Underdiagnosis and undertreatment of childhood and adolescent depression and anxiety are well-documented concerns [9,10]. The current distribution, demand, structure, and costs that underpin services for these young people make them relatively unavailable to many who need them [11]. Electronic mental (eMental) healthcare technologies, which include internet-, mobile-, and, computer-based programs as well as mobile phone apps, supposedly improve mental healthcare access and availability [12-17]. In the past 5 years, a number of literature reviews have highlighted the increase in research and development activities for eMental healthcare technologies for children and adolescents [18-22]. While conclusions regarding the efficacy and effectiveness of technologies vary depending on the review and employed methodology, reviews are unified in their assessment that eMental healthcare technologies have potential utility in healthcare systems. However, despite increased emphasis on the potential value for improving health outcomes for children and adolescents, eMental health technologies are not widely adopted within health systems [23-26].

Distinguishing implementation effectiveness from the viewpoint of treatment effectiveness is critical for integrating eMental healthcare technologies. When uptake efforts fail, it is important to know if the failure occurred because the intervention was ineffective in the new setting (eg, lacked cultural relevance), or if an effective intervention was deployed ineffectively (eg, clinicians failed to send reminder emails as the protocol indicated). Current research on eMental healthcare technologies lack implementation frameworks [27], and the implementation literature has traditionally focused on the broadly defined eHealth [28,29], lacking a specific focus on mental healthcare. Conceptualizing and assessing implementation outcomes (ie, how implementation of a program works in specifics contexts) can advance the understanding of implementation processes (eg, cost, required in-service training, required infrastructure), enable studies of the comparative effectiveness of implementation strategies, and enhance efficiency in translating research into practice. The aim of this systematic review was to examine how the implementation of eMental healthcare technologies for children and adolescents with anxiety or depression has been studied (ie, the research questions asked, populations studied, and the rigor of the methodology used) and to describe implementation findings with respect to implementation processes and outcomes.


A protocol for the review was developed and registered with PROSPERO (Registration #CRD42016049884). Reporting of the review adheres to the Preferred Reporting Items of Systematic Reviews and Meta-Analyses statement checklist [30]. Funding for the review was provided by the Canadian Institutes of Health Research (201404KRS). This organization had no involvement in any aspect of the conduct, analysis, and manuscript preparation of this review. This systematic review did not require ethics approval nor does it contain any individual person’s data in any form.

Search Strategy

A research librarian developed the search strategies for 5 databases: MEDLINE, EMBASE, PsycINFO, CINAHL, and the Cochrane Database of Systematic Reviews using date (2000-2016) restrictions. No restriction was placed on the study design or language to capture a broad range of evidence. The strategy was peer reviewed prior to implementation. The searches included literature published until December 5, 2016. Grey literature was searched using Google Scholar and ProQuest Dissertations & Theses Global. Clinical trials were searched using Conference proceedings of the last 2 years (2014-2016) of the International Society for Research on Internet Interventions were searched as well. Reference lists of included studies were also searched. Multimedia Appendix 1 provides the search terms developed for the MEDLINE database.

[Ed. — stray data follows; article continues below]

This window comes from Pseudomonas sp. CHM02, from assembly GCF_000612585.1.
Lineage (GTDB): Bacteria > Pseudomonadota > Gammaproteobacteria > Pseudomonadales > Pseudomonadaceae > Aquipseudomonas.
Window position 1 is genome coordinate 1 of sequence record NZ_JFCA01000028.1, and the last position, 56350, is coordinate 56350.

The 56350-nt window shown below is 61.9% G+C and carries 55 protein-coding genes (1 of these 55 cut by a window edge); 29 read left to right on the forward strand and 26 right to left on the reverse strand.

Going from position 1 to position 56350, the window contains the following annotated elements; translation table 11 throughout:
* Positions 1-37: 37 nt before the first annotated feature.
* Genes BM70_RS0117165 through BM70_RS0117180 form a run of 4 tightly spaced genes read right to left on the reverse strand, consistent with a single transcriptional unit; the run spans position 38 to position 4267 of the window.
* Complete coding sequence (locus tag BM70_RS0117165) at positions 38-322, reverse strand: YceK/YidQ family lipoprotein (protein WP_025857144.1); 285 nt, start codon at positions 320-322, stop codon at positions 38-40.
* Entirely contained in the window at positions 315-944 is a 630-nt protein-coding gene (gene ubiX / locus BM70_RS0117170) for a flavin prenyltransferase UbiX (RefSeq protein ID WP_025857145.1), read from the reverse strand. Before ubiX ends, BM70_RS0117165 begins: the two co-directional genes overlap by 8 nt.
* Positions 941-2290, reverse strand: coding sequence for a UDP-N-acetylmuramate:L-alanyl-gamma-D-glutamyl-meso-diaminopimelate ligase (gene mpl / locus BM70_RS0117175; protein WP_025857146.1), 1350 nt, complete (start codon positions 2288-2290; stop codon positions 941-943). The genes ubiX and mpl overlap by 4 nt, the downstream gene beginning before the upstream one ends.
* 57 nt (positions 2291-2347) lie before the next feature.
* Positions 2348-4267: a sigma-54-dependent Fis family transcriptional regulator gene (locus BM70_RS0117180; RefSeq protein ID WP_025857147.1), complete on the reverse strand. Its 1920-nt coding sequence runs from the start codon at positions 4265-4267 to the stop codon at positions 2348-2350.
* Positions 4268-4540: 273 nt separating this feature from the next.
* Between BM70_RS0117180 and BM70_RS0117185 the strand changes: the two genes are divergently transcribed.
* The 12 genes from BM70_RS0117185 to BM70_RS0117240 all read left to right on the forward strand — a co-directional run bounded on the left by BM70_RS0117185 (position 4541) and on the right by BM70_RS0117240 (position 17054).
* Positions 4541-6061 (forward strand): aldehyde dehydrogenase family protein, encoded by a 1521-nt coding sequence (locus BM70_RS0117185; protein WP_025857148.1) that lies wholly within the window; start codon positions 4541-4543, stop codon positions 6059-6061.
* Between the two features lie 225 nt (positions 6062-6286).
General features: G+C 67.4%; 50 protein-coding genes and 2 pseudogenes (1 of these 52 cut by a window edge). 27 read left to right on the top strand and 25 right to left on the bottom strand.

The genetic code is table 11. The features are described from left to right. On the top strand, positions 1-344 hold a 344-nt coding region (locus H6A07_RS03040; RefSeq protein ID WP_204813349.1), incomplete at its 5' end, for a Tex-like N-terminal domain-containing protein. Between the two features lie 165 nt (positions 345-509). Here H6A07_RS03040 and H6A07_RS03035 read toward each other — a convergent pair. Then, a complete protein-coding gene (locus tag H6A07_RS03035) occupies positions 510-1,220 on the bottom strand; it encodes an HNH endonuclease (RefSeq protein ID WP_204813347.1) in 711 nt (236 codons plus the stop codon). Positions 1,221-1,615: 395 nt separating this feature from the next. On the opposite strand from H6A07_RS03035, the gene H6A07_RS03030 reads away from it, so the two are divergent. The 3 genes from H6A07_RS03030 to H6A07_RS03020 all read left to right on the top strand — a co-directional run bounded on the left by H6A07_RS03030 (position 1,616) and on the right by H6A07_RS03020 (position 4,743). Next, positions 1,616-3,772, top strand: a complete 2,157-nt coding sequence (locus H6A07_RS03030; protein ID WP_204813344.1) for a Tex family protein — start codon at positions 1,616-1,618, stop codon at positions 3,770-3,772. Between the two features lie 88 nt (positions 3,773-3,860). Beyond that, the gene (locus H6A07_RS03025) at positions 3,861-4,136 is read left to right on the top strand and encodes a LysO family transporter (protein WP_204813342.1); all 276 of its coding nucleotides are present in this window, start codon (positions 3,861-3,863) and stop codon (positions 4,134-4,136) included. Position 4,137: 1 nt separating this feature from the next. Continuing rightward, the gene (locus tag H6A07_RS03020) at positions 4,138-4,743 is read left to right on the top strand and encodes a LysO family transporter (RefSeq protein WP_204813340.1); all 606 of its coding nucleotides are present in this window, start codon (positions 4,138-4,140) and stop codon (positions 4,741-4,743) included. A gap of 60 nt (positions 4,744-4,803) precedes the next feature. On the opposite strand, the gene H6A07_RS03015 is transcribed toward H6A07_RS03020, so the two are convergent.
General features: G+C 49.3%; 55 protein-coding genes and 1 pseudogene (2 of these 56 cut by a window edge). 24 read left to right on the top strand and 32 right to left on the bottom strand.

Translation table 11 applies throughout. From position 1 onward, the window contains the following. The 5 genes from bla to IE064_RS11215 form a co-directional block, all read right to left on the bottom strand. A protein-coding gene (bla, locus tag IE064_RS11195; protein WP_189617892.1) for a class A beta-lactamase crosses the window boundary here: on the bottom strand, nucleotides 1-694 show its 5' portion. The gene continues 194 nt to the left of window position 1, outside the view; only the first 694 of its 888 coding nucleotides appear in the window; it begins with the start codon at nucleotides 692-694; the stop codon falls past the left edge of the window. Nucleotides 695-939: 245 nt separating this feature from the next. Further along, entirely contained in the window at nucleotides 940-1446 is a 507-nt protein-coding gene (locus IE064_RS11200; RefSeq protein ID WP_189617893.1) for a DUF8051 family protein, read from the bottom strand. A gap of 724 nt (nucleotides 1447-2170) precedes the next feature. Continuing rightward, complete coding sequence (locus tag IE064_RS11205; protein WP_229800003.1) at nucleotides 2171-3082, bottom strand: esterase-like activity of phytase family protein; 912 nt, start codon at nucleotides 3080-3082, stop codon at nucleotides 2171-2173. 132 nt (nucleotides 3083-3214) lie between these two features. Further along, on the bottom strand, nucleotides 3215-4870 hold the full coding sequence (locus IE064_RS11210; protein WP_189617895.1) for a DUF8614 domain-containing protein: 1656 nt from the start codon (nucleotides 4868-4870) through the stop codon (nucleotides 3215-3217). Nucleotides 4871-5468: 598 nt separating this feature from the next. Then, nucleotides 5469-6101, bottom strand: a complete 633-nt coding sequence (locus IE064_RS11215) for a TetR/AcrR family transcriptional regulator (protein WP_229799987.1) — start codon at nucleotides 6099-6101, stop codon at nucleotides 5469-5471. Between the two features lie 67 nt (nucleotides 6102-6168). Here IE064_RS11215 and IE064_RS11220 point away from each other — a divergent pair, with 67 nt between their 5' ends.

Criteria for Considering Studies in the Review

Studies were included if they met the following criteria: (1) assessed an eMental healthcare technology for treating or preventing anxiety or depression; (2) the technology under investigation involved children or adolescents (<18 years), or their parents or healthcare providers. Studies that included both adolescents <18 and young adults were included if the mean age of the study sample was ≤19 years to ensure that the results largely reflected implementation with children and adolescents; (3) the technology needed to be an internet-, computer-, tablet-, or mobile-based program or mobile app; (4) the technology was used within the primary or secondary healthcare system (as opposed to the school system); (5) reported on an implementation outcome as a primary or secondary measure. The 8 outcomes of interest were drawn from Proctor and colleagues’ implementation framework [31]. These constructs were defined as follows: acceptability (ie, a measure of satisfaction with a technology including attitudes, functionality, preferences, and user experience); adoption (ie, the intention, initial decision, or action to take up or utilize a technology); appropriateness (ie, the perceived fit, relevance, usefulness/helpfulness, or compatibility of a technology for a given practice setting or problem); cost, (ie, the financial impact of an implementation effort); feasibility, (ie, the extent to which a technology had utility and compatibility within the practice setting); fidelity, (ie, the degree to which a technology was implemented as it was intended); penetration, (ie, the spread and reach of a technology within a service setting and its subsystems); and sustainability, (ie, the extent to which a technology was maintained within standard operations) [31]. We excluded protocols, editorials, and studies assessing telehealth interventions, including telepsychiatry and videoconferencing.